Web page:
Fraternity House

The former Sigma Phi Epsilon fraternity sits at the entrance to the Oak Lane Community, July 3, 2019.

Virginia Tech is a growing school full of countless opportunities, among which lies an impressive selection of sororities and fraternities. Tech boasts a plethora of Greek organizations, including 23 fraternities and 21 sororities, which can be overwhelming to someone unsure of whether becoming a sister or brother to a number of complete strangers is the path they want to take upon entering college. Although formal recruitment does not occur until after winter break, it is important to start thinking about the process realistically before considering the reasons for joining. 

A practical pro to going Greek is that it opens doors to numerous career and networking opportunities around the world, and  teaches the importance of sisterhood or brotherhood and philanthropy. Increased access to administrators, faculty and other students means that members are able to utilize the knowledge, experiences and connections these resources provide, which can relieve some of the stress associated with searching for internships and jobs. Some organizations also have Facebook pages designed to provide access to brothers or sisters within the organization from all different career paths so that current members can get a realistic preview of potential future careers.

For someone coming to Tech without the comfort of a high school friend group, meeting new people and finding your place can be tough. Aside from connections, one of the most sought-after benefits of joining Greek life is the promise of automatic friends. The experience of rushing alone is sometimes enough to bond a group of people together for life, not to mention the rituals, philanthropy, socials and close-knit family aspect of both sisterhood and brotherhood from an organization.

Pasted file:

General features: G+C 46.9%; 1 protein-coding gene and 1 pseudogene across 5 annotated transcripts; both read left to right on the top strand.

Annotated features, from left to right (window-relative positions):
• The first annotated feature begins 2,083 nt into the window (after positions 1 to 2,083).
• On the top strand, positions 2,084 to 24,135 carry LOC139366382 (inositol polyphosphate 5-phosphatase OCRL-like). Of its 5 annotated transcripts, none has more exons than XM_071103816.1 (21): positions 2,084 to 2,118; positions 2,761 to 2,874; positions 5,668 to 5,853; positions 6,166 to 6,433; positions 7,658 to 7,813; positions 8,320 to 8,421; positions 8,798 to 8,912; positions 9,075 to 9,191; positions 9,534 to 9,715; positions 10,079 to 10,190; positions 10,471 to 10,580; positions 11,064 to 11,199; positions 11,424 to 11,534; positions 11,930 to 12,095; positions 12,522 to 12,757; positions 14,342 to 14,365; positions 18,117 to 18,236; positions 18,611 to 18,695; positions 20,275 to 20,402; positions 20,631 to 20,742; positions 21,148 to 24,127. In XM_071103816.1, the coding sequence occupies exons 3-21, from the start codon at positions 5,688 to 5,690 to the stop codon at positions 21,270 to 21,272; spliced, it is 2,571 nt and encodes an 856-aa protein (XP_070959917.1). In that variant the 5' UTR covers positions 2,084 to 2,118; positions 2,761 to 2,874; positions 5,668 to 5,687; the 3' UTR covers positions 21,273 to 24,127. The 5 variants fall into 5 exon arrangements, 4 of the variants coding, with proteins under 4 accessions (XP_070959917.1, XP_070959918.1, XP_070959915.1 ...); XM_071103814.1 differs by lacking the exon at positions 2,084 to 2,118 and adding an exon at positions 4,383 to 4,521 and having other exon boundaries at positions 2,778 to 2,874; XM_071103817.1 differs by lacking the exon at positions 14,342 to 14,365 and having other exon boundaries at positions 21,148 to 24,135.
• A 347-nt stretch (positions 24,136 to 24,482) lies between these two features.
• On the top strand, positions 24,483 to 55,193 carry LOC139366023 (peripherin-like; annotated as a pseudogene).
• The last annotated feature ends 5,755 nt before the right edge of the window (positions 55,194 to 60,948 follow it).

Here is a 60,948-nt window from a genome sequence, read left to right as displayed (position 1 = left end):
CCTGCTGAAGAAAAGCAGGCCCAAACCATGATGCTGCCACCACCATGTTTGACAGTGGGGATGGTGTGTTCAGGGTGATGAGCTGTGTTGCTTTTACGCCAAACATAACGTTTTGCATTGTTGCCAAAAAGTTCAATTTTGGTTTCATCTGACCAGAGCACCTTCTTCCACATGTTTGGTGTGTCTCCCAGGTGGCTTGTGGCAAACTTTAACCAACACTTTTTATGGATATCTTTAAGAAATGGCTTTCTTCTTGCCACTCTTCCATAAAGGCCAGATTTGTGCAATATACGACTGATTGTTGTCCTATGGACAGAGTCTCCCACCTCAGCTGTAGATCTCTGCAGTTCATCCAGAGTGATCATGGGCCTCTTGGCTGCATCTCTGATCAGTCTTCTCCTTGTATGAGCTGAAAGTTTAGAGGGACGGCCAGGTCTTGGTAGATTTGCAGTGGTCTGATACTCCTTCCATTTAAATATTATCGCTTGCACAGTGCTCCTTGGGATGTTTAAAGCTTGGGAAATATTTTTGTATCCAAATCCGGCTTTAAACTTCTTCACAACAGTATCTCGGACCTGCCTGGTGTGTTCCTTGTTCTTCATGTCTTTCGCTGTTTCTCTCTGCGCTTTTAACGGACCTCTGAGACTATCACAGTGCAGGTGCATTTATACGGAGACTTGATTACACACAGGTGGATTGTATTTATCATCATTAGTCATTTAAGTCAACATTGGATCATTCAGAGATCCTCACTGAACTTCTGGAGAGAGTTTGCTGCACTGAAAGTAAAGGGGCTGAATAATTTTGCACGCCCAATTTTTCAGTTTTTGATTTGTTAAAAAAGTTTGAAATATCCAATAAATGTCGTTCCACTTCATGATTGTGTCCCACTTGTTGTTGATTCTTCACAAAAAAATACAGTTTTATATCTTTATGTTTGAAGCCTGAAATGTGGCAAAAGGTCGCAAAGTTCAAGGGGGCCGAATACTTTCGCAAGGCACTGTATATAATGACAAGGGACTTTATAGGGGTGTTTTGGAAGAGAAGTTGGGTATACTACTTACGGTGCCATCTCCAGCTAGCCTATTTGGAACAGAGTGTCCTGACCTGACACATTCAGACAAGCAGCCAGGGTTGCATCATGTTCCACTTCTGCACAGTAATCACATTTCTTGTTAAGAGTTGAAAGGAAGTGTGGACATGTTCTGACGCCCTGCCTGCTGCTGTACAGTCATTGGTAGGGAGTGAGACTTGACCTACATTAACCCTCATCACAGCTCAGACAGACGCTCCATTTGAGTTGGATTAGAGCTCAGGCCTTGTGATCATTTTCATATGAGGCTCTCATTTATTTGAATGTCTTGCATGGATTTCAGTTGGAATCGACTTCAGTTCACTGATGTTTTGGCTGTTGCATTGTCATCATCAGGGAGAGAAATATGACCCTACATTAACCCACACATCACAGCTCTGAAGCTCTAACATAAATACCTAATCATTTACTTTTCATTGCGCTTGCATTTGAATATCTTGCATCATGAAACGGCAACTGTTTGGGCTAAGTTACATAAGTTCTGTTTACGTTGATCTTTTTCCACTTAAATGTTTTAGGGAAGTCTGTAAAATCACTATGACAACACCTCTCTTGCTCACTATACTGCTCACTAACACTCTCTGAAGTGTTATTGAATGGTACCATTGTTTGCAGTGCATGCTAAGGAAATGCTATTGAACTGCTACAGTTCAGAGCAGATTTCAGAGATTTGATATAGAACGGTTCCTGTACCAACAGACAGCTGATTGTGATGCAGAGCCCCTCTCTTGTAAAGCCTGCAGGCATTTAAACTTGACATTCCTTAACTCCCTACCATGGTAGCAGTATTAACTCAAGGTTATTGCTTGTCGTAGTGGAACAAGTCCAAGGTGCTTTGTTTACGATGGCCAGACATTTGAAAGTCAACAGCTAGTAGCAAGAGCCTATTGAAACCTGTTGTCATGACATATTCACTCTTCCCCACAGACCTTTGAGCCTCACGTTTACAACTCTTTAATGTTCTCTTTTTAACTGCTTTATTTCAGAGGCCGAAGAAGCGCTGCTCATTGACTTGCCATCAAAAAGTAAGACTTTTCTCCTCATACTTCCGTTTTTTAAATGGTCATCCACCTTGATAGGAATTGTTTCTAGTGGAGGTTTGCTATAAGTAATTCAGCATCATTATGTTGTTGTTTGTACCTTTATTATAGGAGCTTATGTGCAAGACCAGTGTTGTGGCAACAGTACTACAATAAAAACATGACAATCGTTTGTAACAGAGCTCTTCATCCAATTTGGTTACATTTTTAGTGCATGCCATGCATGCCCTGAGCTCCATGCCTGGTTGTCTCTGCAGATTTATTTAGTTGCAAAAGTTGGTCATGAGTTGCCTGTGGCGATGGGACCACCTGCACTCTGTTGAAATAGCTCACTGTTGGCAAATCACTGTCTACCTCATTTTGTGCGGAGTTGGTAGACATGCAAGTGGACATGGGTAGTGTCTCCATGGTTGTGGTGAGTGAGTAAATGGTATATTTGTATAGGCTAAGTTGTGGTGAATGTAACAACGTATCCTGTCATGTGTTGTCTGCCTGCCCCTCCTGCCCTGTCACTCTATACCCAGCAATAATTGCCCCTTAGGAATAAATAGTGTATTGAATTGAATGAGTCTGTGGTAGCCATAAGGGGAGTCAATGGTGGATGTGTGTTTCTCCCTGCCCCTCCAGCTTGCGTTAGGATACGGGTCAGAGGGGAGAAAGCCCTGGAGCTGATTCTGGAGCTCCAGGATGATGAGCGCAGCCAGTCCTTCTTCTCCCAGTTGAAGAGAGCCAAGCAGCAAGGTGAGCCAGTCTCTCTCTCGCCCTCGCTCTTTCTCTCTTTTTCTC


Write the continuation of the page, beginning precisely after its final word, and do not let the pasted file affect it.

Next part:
Now, the whole automatic friend group gig may sound right up your alley, but it is important to consider that not everyone has the same experience, and sometimes finding your “home” doesn’t mean you’ll truly feel at home. Some people join Greek life and still have a difficult time making friends or feeling like they fit in. Just like in middle and high school, the unfortunate reality of any social group is that divides happen and cliques often form. If you choose to rush, it is important to not set expectations because everyone’s recruitment experience is different.

Greek life is not just about friends, however, it is also about the experience of being a part of something larger than yourself. Each Greek organization has a philanthropy that is unique to them for which they raise money throughout each semester. A few of these causes are breast cancer awareness, St. Jude’s Children’s Research Hospital and the Make-A-Wish Foundation, among others. Actively working to support a good cause and participating in events where you can see the benefits firsthand can be extremely rewarding and can provide a sense of purpose, especially to someone still unsure of where they fit in. 

While Greek life can be an exciting new adventure to embark on, one major factor to consider is cost. Each semester of membership can be up to 500 dollars depending on the organization, not to mention initiation and other new member fees which can range from 600-800 dollars. College is a huge expense as is, and the harsh reality is that many people cannot afford the price of membership. If this is the case for you, an alternative option to typical Greek life would be service and honor organizations. 

There are numerous factors to consider when deciding if Greek life is right for you, ultimately coming down to what you want to get out of the organization. Remember to keep an open mind and understand that while Greek life can be the best thing to happen to some, the experience varies for everyone. As with any big decision, be realistic, talk to those currently involved and jot down a pros and cons list to help you figure out if going Greek is the best option for you.

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